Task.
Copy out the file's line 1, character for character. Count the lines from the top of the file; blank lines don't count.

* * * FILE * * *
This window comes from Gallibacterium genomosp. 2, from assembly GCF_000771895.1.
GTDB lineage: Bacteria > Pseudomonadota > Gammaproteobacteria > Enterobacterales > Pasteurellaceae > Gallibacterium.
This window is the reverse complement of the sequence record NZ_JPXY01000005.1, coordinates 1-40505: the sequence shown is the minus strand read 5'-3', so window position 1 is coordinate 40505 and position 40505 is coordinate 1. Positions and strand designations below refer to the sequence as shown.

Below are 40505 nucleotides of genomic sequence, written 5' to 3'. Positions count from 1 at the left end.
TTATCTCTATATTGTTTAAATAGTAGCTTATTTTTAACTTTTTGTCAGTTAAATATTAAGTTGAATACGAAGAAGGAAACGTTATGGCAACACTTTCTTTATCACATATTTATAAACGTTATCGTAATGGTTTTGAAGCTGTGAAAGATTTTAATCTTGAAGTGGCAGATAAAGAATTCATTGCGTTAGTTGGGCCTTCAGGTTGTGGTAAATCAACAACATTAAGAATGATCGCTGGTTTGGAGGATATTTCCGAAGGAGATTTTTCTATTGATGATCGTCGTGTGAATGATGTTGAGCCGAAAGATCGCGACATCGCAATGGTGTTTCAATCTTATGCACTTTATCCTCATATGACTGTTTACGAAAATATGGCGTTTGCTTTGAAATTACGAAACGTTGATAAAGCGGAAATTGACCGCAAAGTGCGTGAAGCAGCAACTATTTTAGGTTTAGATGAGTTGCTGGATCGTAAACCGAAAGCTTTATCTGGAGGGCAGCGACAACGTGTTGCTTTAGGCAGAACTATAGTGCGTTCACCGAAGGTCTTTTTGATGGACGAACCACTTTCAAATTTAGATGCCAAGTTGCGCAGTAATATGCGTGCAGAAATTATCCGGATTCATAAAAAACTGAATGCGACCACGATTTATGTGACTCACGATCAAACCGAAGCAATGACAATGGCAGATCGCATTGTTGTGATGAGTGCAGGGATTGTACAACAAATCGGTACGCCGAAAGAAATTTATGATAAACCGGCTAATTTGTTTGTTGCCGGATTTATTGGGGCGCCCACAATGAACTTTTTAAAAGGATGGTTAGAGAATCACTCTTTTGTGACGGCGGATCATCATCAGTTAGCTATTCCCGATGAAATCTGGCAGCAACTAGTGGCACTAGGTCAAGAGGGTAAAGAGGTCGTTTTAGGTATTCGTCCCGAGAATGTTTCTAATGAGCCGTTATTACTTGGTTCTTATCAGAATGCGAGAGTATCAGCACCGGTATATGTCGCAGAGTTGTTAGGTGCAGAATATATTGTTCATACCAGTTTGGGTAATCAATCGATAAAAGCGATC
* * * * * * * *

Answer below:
This window comes from Gallibacterium genomosp. 2, from assembly GCF_000771895.1.